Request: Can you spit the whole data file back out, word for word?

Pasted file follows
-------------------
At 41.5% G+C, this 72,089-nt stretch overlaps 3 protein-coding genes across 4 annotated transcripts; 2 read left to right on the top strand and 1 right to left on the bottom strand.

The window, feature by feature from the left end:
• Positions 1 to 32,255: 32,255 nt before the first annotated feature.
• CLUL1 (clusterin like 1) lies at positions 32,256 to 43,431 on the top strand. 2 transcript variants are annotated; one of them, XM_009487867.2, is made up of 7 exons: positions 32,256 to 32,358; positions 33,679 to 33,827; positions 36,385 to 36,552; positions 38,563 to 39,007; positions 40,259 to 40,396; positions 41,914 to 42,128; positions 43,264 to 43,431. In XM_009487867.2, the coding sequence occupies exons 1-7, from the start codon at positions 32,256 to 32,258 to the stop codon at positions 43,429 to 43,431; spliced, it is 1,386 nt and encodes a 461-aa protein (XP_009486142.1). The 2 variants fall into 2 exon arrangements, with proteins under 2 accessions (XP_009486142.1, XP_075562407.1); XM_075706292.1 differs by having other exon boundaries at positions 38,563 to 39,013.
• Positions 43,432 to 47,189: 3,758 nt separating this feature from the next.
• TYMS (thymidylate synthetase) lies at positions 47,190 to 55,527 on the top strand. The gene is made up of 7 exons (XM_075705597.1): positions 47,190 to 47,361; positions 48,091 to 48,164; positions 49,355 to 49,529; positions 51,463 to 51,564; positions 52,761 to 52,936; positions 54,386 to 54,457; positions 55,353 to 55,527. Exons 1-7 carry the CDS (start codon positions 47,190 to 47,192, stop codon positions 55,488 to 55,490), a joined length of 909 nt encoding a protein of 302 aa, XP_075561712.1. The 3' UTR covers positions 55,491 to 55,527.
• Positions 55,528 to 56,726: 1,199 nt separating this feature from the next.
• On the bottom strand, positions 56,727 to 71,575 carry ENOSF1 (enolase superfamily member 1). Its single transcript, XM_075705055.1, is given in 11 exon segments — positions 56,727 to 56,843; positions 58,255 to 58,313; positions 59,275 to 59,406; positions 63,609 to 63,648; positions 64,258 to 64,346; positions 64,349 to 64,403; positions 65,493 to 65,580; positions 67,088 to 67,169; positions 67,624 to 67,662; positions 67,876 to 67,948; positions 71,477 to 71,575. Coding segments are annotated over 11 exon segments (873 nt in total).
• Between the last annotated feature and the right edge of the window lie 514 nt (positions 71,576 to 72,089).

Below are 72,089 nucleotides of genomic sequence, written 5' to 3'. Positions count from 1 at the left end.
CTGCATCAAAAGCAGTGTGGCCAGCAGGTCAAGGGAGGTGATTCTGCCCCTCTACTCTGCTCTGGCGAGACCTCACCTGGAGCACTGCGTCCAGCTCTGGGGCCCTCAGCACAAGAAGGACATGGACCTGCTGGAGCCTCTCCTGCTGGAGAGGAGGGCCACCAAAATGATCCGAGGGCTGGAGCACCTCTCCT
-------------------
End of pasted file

At 41.5% G+C, this 72,089-nt stretch overlaps 3 protein-coding genes across 4 annotated transcripts; 2 read left to right on the top strand and 1 right to left on the bottom strand.

The window, feature by feature from the left end:
• Positions 1 to 32,255: 32,255 nt before the first annotated feature.
• CLUL1 (clusterin like 1) lies at positions 32,256 to 43,431 on the top strand. 2 transcript variants are annotated; one of them, XM_009487867.2, is made up of 7 exons: positions 32,256 to 32,358; positions 33,679 to 33,827; positions 36,385 to 36,552; positions 38,563 to 39,007; positions 40,259 to 40,396; positions 41,914 to 42,128; positions 43,264 to 43,431. In XM_009487867.2, the coding sequence occupies exons 1-7, from the start codon at positions 32,256 to 32,258 to the stop codon at positions 43,429 to 43,431; spliced, it is 1,386 nt and encodes a 461-aa protein (XP_009486142.1). The 2 variants fall into 2 exon arrangements, with proteins under 2 accessions (XP_009486142.1, XP_075562407.1); XM_075706292.1 differs by having other exon boundaries at positions 38,563 to 39,013.
• Positions 43,432 to 47,189: 3,758 nt separating this feature from the next.
• TYMS (thymidylate synthetase) lies at positions 47,190 to 55,527 on the top strand. The gene is made up of 7 exons (XM_075705597.1): positions 47,190 to 47,361; positions 48,091 to 48,164; positions 49,355 to 49,529; positions 51,463 to 51,564; positions 52,761 to 52,936; positions 54,386 to 54,457; positions 55,353 to 55,527. Exons 1-7 carry the CDS (start codon positions 47,190 to 47,192, stop codon positions 55,488 to 55,490), a joined length of 909 nt encoding a protein of 302 aa, XP_075561712.1. The 3' UTR covers positions 55,491 to 55,527.
• Positions 55,528 to 56,726: 1,199 nt separating this feature from the next.
• On the bottom strand, positions 56,727 to 71,575 carry ENOSF1 (enolase superfamily member 1). Its single transcript, XM_075705055.1, is given in 11 exon segments — positions 56,727 to 56,843; positions 58,255 to 58,313; positions 59,275 to 59,406; positions 63,609 to 63,648; positions 64,258 to 64,346; positions 64,349 to 64,403; positions 65,493 to 65,580; positions 67,088 to 67,169; positions 67,624 to 67,662; positions 67,876 to 67,948; positions 71,477 to 71,575. Coding segments are annotated over 11 exon segments (873 nt in total).
• Between the last annotated feature and the right edge of the window lie 514 nt (positions 71,576 to 72,089).

Below are 72,089 nucleotides of genomic sequence, written 5' to 3'. Positions count from 1 at the left end.
CTGCATCAAAAGCAGTGTGGCCAGCAGGTCAAGGGAGGTGATTCTGCCCCTCTACTCTGCTCTGGCGAGACCTCACCTGGAGCACTGCGTCCAGCTCTGGGGCCCTCAGCACAAGAAGGACATGGACCTGCTGGAGCCTCTCCTGCTGGAGAGGAGGGCCACCAAAATGATCCGAGGGCTGGAGCACCTCTCCT